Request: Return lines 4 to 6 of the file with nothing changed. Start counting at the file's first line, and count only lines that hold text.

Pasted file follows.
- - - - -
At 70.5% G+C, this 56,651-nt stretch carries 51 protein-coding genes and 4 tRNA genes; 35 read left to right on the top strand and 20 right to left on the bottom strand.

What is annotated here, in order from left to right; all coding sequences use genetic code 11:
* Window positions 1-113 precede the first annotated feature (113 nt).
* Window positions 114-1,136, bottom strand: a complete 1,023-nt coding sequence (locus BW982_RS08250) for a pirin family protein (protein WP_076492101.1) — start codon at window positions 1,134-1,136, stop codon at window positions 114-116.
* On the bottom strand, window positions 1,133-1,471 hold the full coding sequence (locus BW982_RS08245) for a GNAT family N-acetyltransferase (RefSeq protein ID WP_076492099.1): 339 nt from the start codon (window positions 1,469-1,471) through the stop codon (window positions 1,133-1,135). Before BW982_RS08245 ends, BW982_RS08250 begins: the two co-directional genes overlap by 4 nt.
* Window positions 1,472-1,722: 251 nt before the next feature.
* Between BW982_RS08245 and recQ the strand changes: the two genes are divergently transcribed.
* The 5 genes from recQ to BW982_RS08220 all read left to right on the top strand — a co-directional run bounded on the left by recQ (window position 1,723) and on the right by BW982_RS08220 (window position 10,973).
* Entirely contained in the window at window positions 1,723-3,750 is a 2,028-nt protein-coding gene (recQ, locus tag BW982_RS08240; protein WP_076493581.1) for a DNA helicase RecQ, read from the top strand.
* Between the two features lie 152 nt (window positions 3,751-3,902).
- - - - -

* Window positions 114-1,136, bottom strand: a complete 1,023-nt coding sequence (locus BW982_RS08250) for a pirin family protein (protein WP_076492101.1) — start codon at window positions 1,134-1,136, stop codon at window positions 114-116.
* On the bottom strand, window positions 1,133-1,471 hold the full coding sequence (locus BW982_RS08245) for a GNAT family N-acetyltransferase (RefSeq protein ID WP_076492099.1): 339 nt from the start codon (window positions 1,469-1,471) through the stop codon (window positions 1,133-1,135). Before BW982_RS08245 ends, BW982_RS08250 begins: the two co-directional genes overlap by 4 nt.
* Window positions 1,472-1,722: 251 nt before the next feature.